Dennis Bermudez earns sixth straight win at UFC 171

UFC featherweight Dennis Bermudez, who trains at Bellmore Kickboxing Academy and Long Island MMA, discusses his dominant performance at UFC 171 in Dallas on March 15, 2014. His third-round TKO of Jimy Hettes was his sixth straight victory. (Credit: UFC)

Dennis Bermudez had manhandled Jimy Hettes for two-plus rounds. And after all those slams and takedowns and punches, it was a knee that stopped the fight.

Bermudez, who trains at Bellmore Kickboxing Academy and Long Island MMA, delivered that knee to the head of Hettes for the TKO victory at UFC 171 on Saturday night in Dallas.

The win is the sixth straight for Bermudez, who was ranked No. 12 in the UFC's featherweight division heading into the night. His six-fight win streak is tied with champion Jose Aldo for the longest in the division.

"I'm looking forward to improve my spot in the rankings," Bermudez said after the bout. "Going 6-0 in the UFC is absolutely incredible."

Bermudez (14-3 overall, 6-1 UFC) last lost to Diego Brandao in the Ultimate Fighter 14 finale on Dec. 3, 2011. Since then, he has steadily improved his skill set, going from wrestler to well-rounded mixed martial artist.

The stoppage of Hettes (11-2, 3-2) was Bermudez's first TKO in the UFC and it stopped a run of three straight wins by decision.

From the beginning of the fight, Bermudez manhandled Hettes with takedowns, leg trips and slams. He continued that throughout the fight, even passing Hettes for most takedowns in the UFC featherweight division's history (which began in 2011). Hettes was first coming into the fight with 21 and Bermudez second with 20. By the end of the fight, Bermudez had 26 takedowns to Hettes' 21.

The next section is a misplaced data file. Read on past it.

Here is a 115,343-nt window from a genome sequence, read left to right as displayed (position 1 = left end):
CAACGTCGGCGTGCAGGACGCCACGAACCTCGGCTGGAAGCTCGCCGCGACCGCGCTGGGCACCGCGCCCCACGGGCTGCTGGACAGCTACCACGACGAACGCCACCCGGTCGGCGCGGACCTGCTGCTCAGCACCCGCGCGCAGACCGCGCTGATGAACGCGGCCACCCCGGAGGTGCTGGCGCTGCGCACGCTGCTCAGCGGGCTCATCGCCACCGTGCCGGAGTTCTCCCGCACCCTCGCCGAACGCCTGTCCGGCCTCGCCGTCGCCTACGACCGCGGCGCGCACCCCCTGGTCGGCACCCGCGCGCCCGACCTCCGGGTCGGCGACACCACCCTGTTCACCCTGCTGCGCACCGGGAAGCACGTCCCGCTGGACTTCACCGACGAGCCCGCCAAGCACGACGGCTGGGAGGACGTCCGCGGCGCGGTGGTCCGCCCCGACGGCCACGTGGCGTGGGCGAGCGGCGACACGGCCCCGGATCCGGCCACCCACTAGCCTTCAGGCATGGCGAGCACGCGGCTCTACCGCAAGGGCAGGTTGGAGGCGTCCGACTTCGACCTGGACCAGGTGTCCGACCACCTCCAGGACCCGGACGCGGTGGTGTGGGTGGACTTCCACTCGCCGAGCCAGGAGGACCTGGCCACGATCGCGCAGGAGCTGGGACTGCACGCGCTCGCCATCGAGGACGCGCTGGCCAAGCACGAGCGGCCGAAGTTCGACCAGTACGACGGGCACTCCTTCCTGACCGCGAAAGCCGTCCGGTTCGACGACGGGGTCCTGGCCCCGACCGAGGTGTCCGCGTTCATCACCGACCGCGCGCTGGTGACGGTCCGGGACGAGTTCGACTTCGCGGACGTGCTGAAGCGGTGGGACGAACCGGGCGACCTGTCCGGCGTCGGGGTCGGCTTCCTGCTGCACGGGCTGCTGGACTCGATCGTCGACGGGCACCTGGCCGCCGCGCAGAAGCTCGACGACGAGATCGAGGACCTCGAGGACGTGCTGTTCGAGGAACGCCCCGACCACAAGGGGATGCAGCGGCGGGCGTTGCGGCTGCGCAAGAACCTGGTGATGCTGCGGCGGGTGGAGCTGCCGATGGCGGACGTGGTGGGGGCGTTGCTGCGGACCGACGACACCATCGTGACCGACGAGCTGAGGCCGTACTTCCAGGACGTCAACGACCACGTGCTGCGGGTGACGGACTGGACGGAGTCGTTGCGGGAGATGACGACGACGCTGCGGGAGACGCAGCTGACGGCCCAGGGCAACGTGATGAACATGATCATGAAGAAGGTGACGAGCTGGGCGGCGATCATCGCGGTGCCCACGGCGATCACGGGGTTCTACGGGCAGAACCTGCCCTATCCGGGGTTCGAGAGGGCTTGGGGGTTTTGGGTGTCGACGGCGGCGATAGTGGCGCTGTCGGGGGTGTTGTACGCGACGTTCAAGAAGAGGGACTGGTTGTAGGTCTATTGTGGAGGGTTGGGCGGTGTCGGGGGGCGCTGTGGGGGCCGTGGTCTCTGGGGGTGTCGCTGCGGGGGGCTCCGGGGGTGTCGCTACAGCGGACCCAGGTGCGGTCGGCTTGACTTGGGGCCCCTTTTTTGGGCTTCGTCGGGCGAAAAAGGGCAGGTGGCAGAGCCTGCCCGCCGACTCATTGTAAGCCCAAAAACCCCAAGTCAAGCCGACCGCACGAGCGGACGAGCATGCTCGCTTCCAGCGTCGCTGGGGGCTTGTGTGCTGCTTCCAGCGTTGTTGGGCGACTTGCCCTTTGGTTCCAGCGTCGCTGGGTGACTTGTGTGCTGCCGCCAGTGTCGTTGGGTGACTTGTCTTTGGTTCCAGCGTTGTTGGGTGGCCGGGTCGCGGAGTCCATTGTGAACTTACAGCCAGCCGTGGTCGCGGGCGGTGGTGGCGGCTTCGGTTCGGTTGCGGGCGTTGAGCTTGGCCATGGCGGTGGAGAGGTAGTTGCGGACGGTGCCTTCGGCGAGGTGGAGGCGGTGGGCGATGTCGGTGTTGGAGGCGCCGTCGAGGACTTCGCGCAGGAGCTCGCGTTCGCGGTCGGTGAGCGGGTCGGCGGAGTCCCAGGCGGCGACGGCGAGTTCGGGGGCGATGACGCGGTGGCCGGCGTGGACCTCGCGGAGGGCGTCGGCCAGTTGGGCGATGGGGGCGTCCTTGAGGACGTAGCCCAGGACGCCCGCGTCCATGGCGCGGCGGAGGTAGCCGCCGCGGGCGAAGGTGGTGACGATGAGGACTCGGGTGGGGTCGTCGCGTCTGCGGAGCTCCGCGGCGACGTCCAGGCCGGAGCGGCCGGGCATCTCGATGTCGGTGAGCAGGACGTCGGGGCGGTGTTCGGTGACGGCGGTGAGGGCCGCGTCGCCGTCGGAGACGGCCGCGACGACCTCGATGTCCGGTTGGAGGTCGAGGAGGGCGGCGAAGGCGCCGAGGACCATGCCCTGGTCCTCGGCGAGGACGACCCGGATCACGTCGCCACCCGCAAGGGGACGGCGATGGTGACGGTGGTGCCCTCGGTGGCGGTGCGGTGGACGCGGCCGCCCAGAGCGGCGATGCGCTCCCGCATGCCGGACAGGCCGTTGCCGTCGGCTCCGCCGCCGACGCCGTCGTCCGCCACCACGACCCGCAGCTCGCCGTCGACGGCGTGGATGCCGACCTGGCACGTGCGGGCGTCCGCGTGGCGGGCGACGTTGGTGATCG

"His striking, if he got in too close, he didn't hesitate to take him down," trainer Keith Trimble said. "He was rag-dolling him. I'm really proud of the way he executed everything."

Trimble said the plan heading into the fight was to keep it standing as much as possible since Hettes has a strong jiu-jitsu and judo background. Bermudez stayed relaxed in his striking throughout the fight, rarely throwing an out-of-control punch.

"I told him, 'keep your arms loose, keep your shoulders loose, and your hands steel," Trimble said.

Ten of Hettes' 11 career wins have come via submission, and he's very active off his back. Bermudez did a perfect job of avoiding getting caught in Hettes' guard when in top position or postured up to strike. In the third round, with Bermudez already having won the first two rounds on all three judges' scorecards, he played it smart by twice backing off on the grounded Hettes and letting him stand back up. At one point, Hettes took a body shot form Bermudez and flopped to the ground looking to catch an oncoming Bermudez with his legs for a submission attempt. That was Hettes' best chance to win the fight, but Bermudez wisely did not pursue the fallen Hettes.

"Why play into his game?"  Trimble said. "That was his only shot really at the end, catching him with something stupid."

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